When will sports return after the coronavirus pandemic? —

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💡 The Big Idea

The return of sports has become a benchmark for the return to normal life. Here’s the TLDR to our guide on the great sports comeback. 

🤔Here’s Why

1️⃣ Getting athletes back to work has been an imperative for coaches, fans, sponsors, and cities.

2️⃣ Commercial interests have made sports a testing ground for Covid-safe best practices.

3️⃣ But the return of sports is about much more than money.

4️⃣ The pause has been an inconceivable loss for many athletes across the world,

5️⃣ while the future of some events will be in the hands of casual participants.

📝 The Details

Sports are a tangible barometer of the wellbeing of a nation, and the return of fans to stadiums—gathering, drinking, eating, shouting, singing, and swearing together—will be a sign that normal life is returning. The health of people, communities, and economies are all significantly connected to its resurrection.

As sports gradually make a comeback, they can impart lessons to any industry. How to organize safe gatherings at a large scale, for example; how to keep employees safe and facilitate international travel; how to renegotiate contracts; how to keep paying customers on side; how to keep valuable human assets motivated; and even how to use the enforced downtime to make longer-term plans and further investments.

“Most of the time, you’re on a heavy hamster wheel of chaos and momentum,” says Matt Goodman, COO at New York City FC, a Major League Soccer team. “It’s really hard to stop and strategize. And I think that the one area of opportunity that this pandemic provided us was the opportunity to focus on the business rather than constantly being in the business.”

Sports economists generally agree that professional teams play a surprisingly small role in the economy of their cities, and that the return of sports won’t drive the post-pandemic recovery. But just because sports don’t matter that much financially, it doesn’t mean that they don’t matter.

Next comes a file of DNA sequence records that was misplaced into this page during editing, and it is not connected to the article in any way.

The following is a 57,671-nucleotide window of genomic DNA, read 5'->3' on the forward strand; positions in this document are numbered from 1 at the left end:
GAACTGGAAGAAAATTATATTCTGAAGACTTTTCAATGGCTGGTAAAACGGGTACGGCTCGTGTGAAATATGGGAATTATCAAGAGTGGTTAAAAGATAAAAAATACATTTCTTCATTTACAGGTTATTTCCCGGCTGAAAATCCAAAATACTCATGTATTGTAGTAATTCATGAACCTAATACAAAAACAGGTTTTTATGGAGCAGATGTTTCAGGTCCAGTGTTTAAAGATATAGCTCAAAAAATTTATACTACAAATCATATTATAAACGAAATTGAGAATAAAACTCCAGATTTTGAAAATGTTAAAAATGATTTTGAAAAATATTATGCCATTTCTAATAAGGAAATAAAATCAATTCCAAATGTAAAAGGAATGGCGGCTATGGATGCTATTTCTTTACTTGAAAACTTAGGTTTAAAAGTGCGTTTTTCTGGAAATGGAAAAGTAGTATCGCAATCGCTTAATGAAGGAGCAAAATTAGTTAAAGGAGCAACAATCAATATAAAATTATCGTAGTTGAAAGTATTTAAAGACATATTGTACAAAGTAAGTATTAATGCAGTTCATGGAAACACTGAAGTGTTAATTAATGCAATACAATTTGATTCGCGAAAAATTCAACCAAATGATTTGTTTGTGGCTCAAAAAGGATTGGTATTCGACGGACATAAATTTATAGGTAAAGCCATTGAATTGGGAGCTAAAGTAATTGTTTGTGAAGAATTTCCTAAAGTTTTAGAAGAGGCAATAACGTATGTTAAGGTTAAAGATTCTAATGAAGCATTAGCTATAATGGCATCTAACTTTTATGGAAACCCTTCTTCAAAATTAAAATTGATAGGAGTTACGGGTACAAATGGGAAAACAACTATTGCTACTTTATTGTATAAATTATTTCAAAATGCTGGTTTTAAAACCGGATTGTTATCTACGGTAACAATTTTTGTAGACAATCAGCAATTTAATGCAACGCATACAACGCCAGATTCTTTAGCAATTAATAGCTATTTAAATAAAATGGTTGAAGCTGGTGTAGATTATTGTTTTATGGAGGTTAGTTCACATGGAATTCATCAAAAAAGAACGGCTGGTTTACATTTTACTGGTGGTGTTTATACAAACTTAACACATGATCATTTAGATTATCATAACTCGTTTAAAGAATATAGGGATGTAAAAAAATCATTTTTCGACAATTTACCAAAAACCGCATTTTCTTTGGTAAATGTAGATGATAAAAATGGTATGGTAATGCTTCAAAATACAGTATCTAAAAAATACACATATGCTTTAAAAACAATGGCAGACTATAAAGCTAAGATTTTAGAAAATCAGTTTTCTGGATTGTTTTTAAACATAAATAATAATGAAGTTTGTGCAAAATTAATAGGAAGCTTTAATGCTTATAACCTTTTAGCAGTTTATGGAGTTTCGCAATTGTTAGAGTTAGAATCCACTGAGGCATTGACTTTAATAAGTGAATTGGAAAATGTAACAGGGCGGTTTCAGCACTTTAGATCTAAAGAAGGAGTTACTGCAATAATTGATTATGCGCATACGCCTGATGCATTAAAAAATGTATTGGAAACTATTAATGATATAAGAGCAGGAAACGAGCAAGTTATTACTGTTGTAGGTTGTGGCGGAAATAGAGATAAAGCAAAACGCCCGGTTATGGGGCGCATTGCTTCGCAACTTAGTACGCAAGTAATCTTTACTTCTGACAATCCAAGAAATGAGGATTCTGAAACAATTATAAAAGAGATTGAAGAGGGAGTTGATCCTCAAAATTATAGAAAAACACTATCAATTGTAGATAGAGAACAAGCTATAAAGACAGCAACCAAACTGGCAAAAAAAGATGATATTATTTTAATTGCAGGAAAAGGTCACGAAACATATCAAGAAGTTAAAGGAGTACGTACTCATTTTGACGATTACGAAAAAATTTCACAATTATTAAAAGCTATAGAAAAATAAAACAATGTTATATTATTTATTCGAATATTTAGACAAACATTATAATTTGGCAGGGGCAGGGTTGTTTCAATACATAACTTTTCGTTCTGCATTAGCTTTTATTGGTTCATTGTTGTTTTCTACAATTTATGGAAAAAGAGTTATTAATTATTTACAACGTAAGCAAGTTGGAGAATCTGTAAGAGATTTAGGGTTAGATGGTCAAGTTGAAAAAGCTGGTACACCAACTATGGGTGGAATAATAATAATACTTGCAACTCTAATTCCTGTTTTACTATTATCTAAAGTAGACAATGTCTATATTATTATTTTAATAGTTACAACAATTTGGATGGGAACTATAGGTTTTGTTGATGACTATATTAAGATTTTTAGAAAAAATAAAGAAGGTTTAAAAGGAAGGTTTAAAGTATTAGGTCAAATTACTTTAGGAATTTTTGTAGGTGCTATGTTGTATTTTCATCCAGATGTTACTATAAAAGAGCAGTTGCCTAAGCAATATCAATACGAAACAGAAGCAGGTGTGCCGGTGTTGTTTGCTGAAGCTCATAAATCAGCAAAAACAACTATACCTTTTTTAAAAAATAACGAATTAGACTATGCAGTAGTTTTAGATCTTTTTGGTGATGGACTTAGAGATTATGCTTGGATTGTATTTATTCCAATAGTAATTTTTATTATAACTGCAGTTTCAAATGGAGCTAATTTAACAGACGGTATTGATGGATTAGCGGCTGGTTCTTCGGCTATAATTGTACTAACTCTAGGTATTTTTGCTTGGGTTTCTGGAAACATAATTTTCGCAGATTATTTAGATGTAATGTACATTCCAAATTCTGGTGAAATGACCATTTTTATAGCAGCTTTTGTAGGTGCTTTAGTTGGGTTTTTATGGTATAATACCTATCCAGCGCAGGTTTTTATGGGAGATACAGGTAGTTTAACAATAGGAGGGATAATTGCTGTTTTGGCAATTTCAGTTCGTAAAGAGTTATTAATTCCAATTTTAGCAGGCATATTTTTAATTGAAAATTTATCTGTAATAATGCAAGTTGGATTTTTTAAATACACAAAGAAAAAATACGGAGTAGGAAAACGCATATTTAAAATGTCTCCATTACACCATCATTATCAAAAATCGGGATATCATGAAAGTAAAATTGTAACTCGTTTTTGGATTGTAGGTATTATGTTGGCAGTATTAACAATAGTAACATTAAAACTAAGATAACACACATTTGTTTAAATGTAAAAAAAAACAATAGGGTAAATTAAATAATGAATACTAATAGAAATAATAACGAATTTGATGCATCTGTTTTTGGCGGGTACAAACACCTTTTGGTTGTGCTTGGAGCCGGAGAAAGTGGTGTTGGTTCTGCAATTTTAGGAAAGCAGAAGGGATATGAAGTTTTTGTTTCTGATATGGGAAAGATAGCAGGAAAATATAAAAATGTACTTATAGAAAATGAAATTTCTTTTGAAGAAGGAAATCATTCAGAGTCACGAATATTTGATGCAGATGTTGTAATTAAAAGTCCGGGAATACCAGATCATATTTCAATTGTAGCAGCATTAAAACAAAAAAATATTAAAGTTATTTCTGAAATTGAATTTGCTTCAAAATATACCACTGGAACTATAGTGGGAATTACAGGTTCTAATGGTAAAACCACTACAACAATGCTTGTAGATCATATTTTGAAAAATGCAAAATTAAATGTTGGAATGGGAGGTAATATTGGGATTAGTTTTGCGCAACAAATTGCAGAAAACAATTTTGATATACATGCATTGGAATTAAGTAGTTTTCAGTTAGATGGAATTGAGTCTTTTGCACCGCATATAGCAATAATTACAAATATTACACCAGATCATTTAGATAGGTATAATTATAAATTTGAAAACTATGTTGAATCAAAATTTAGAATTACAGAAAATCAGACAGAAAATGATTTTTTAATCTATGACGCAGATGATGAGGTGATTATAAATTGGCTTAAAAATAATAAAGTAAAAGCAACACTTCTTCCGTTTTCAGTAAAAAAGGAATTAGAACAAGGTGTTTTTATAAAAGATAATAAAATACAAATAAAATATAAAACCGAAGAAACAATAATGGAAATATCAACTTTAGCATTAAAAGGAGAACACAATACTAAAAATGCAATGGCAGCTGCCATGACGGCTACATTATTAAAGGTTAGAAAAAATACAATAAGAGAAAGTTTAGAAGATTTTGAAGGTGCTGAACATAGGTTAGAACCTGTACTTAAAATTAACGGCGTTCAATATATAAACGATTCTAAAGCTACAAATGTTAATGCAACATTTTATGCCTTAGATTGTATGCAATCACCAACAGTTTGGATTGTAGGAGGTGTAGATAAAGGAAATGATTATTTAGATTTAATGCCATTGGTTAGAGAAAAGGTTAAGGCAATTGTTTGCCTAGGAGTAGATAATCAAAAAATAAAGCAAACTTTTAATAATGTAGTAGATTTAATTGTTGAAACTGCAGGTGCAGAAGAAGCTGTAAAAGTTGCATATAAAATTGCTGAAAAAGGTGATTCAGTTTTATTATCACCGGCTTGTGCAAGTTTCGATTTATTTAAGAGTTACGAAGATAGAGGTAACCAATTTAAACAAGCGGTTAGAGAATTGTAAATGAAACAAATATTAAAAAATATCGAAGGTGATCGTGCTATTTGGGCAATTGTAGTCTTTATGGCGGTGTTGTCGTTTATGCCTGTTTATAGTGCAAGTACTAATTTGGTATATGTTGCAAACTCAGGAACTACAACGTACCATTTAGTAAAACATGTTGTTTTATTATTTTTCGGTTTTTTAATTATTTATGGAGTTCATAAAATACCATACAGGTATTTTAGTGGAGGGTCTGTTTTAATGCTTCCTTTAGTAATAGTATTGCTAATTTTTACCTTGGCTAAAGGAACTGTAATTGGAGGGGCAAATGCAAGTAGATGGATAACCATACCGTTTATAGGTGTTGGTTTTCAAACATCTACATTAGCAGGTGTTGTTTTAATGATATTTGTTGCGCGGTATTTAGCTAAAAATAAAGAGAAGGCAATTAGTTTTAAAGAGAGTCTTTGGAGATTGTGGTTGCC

“There are aspects of quality of life that are not monetary,” says Michael Leeds, an economist at Temple University. “The big cost of losing sports is at the cultural level.” Sports bring people together and are a source of local identity. He just thinks it’s important to admit that this is why sports are important, not because they generate economic growth.

The coronavirus ultimately put a months-long end to sport in India, much to the dismay of its 1.3 billion sports-mad citizens. With cricket being given priority, other athletes are struggling to get back on track as they watch sporting activity returns in other parts of the world.

Meanwhile, mounting losses have also made it difficult, or even impossible, for some European clubs to recruit players from abroad. For teams, it means losing out on a cohort of soccer talent. For prospective players in Africa, it means losing out on the opportunity of a lifetime, and risks setting them up for exploitation.

Marathons are the lifeblood of the running community, and the kinds of lucrative competitive races that often turn casual joggers into devoted participants of the sport. They’re also potential super-spreader events. Race directors have gone virtual, or found workarounds to host small races. But even with compromises like these, events won’t be back at full strength until amateurs feel confident enough to return.

In the grand scheme of things, the modern-day return of sports and lower-level sporting activity, like the return of everything else, is imprecise. Sports are not on an island. Their problems and challenges are, to a large extent, the same as the rest of society’s. But their innovations and successful practices—with testing, forward planning, and so on—are useful for everyone to follow.

📚 Read the field guide

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